## Le Monde puzzle [#755?]

Le Monde puzzle of last weekend was about sudoku-like matrices.

Consider an (n,n) matrix containing the integers from 1 to n². The matrix is “friendly” if the set of the sums of the rows is equal to the set of the sum of the columns. Find examples for n=4,5,6. Why is there no friendly matrix when n=9?

Checking for small n’s seems easy enough:

```friend=function(n){
s=1
while (s>0){
A=matrix(sample(1:n^2),ncol=n)
s=sum(abs(sort(apply(A,1,sum))-
sort(apply(A,2,sum))))}
A
}
```

For instance, running

```> friend(3)
[,1] [,2] [,3]
[1,]    8    4    2
[2,]    1    9    5
[3,]    6    3    7
> friend(4)
[,1] [,2] [,3] [,4]
[1,]   14   10   11    6
[2,]   13    3   12    8
[3,]    4    5   16   15
[4,]    9    1    2    7
> friend(5)
[,1] [,2] [,3] [,4] [,5]
[1,]   17   14   10   16    5
[2,]    8   19    7   15   22
[3,]    2    3   25   13    6
[4,]   11   12   18    1   21
[5,]   24   23   20    4    9
>friend(6)
[,1] [,2] [,3] [,4] [,5] [,6]
[1,]   14    4   36   30   10   18
[2,]    7   16   24   27   32   11
[3,]   21   25   12    5   22   17
[4,]   26   20    6   31   19   34
[5,]    3   35    1   28    9   29
[6,]   23    2   33   15   13    8
```

produces right answers. But the case n=6 proved itself almost too hard for brute-force handling!!! I have no time to devise a simulated-annealing code to speed up the resolution so this will have to wait till the next weekend edition of Le Monde. As to why n=9 does not enjoy a solution… (When n=2 there is no solution, as proven by the brute force exhibition of all cases.)

### 10 Responses to “Le Monde puzzle [#755?]”

1. The following function appears to provide quite a bit of speedup to the brute force case:

```friend3 <- function(n) {
set.seed(1)
ss <- FALSE
while (!ss) {
A <- matrix(sample(1 : n^2), ncol = n)
ss <- setequal(colSums(A), rowSums(A))
}
A
}```

• Thanks! Another R function I did not know…

2. Chris Jackson Says:

Why did you sort when adding the columns and rows? Great post!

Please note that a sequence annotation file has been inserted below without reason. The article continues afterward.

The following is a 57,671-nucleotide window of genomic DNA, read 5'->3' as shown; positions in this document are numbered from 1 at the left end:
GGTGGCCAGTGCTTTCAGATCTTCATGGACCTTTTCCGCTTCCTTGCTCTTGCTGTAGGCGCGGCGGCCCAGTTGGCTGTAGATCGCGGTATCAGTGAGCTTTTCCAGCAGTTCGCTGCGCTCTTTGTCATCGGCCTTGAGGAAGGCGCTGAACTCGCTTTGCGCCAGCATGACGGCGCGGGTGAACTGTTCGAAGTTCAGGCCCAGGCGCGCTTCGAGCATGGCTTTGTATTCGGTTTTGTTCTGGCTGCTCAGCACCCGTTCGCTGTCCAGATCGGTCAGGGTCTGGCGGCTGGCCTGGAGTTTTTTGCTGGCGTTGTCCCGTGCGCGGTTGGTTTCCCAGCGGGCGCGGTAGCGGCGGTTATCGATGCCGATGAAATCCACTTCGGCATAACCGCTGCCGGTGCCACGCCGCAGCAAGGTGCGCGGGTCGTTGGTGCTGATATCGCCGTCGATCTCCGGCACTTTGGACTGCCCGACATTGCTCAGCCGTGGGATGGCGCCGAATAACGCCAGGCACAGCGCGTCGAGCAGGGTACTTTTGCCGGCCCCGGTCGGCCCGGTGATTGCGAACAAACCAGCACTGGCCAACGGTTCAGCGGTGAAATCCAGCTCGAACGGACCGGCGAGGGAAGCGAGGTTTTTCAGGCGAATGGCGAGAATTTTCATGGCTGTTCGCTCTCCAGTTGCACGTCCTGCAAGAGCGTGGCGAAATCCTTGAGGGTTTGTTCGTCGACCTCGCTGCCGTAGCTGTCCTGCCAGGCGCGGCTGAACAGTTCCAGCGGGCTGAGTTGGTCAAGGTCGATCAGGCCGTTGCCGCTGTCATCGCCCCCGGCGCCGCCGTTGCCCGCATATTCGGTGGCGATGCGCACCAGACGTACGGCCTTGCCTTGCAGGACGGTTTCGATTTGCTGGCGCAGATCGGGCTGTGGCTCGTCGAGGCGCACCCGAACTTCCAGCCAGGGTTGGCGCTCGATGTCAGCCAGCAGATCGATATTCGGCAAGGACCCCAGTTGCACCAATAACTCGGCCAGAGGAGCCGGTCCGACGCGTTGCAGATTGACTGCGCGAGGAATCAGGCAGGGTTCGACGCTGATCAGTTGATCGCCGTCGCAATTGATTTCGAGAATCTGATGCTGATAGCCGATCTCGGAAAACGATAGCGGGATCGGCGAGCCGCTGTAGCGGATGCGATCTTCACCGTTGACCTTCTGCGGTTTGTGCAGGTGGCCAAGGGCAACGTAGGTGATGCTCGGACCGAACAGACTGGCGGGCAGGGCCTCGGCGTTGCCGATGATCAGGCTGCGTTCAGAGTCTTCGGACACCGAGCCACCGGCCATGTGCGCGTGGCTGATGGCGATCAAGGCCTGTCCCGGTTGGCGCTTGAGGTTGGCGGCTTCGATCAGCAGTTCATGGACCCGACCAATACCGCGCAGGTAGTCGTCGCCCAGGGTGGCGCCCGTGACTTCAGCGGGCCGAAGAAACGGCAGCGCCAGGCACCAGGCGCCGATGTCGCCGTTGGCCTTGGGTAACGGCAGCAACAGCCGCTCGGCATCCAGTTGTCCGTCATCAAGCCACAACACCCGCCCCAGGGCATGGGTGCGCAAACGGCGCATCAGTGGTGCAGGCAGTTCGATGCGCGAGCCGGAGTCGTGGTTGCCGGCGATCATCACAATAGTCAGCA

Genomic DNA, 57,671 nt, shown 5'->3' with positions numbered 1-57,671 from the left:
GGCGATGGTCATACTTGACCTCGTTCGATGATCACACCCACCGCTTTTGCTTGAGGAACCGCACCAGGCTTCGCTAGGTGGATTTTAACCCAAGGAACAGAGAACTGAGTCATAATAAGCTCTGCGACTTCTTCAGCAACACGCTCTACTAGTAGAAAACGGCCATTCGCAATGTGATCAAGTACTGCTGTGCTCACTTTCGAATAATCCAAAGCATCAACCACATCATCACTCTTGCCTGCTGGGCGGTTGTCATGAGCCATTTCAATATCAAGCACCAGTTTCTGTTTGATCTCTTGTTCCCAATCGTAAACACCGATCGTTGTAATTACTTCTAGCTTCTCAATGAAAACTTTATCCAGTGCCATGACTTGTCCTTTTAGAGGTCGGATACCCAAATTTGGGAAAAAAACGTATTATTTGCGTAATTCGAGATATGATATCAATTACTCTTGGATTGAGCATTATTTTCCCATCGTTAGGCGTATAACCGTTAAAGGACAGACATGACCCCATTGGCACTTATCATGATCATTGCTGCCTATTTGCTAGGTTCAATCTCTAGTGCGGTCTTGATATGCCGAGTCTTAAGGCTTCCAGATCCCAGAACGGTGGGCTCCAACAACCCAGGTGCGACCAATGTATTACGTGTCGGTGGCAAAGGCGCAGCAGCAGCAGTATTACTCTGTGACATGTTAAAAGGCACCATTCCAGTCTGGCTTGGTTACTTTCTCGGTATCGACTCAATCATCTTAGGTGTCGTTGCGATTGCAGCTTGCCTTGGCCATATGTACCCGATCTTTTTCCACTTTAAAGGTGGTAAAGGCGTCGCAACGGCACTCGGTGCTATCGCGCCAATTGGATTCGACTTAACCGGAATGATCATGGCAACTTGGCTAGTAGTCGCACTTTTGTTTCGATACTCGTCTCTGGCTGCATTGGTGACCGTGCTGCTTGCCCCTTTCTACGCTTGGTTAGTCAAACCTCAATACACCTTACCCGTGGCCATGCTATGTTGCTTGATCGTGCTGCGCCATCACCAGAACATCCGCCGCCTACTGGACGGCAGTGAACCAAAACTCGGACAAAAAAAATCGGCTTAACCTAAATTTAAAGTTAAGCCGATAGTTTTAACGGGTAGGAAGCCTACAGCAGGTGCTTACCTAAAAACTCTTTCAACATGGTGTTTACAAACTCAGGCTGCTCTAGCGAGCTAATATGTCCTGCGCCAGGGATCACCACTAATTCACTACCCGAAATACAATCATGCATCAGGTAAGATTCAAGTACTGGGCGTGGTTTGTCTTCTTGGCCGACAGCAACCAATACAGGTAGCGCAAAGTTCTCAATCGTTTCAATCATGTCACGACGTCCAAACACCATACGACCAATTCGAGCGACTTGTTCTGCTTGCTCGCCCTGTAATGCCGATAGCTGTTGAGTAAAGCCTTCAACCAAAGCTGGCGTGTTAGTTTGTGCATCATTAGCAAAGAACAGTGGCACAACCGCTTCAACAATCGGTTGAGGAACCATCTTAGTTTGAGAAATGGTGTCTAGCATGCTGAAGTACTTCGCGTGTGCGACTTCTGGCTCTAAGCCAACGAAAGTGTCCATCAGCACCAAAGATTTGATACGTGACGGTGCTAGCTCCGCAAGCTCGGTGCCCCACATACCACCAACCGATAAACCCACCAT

• Thanks! I used sort because the way the column was written I though the order of the sums did not matter, only the collection of those sums. If you remove the sort in s, the order of appearance of the sums matters and you are looking for a matrix where the sum of the first column equals the sum of the first row, the sum of the second column equals the sum of the second row, and so on…

3. sss = function(A){
sum(abs(sort(apply(A,1,sum))-sort(apply(A,2,sum))))
}

friendmc = function(n,temp=3*log(n)){
A = matrix(sample(1:n^2),ncol=n)
s = sss(A)
while (s>0){
c1 = sample(1:n,1)
c2 = sample(1:n,1)
r1 = sample(1:n,1)
r2 = sample(1:n,1)
Aprop = A
Aprop[r1,c1] = A[r2,c2]
Aprop[r2,c2] = A[r1,c1]
sA = sss(A)
sAprop = sss(Aprop)
if (runif(1) < exp(temp*(-sAprop+sA))) A = Aprop
s = sss(A)
}
A
}

just found a friendly one for n=30

:)

4. in fact I forgot about the tunning temperature t because the first time I hit the button it found the solution…

• I adapted your code to the product case and it is still running… Finding matrices with equal products seems much harder!!!

• The metric chosen for our code is probably good for summation but not so great for factorisation. Something based on a differences in prime factorisation should be probably used. Good fun anyway, thanks of the post!

5. Le Monde is wrong this time:
(brute force MCMC)

sss = function(A){
sum(abs(sort(apply(A,1,sum))-sort(apply(A,2,sum))))
}

friendmc = function(n,t=0.1){
A = matrix(sample(1:n^2),ncol=n)
s = sss(A)
while (s>0){
c1 = sample(1:n,1)
c2 = sample(1:n,1)
r1 = sample(1:n,1)
r2 = sample(1:n,1)
Aprop = A
Aprop[r1,c1] = A[r2,c2]
Aprop[r2,c2] = A[r1,c1]
sA = sss(A)
sAprop = sss(Aprop)
if (runif(1) < exp(-sAprop+sA)) A = Aprop
s = sss(A)
}
A
}

A9 = friendmc(9)

• Thanks for the MCMC solution, Krzysztoff! Actually, the wording of the problem was unclear. (And I confused sum and product in addition!) In the solutions found in today’s edition, the raw collection of the sums must be the same for rows and columns, not the ordered collection. The argument for preventing 9 to have a solution (in this restricted sense!) is that there are 10 prime numbers between 1 and 81 w/o any multiple, meaning that two must be in either one column or one row, a product that cannot be recovered…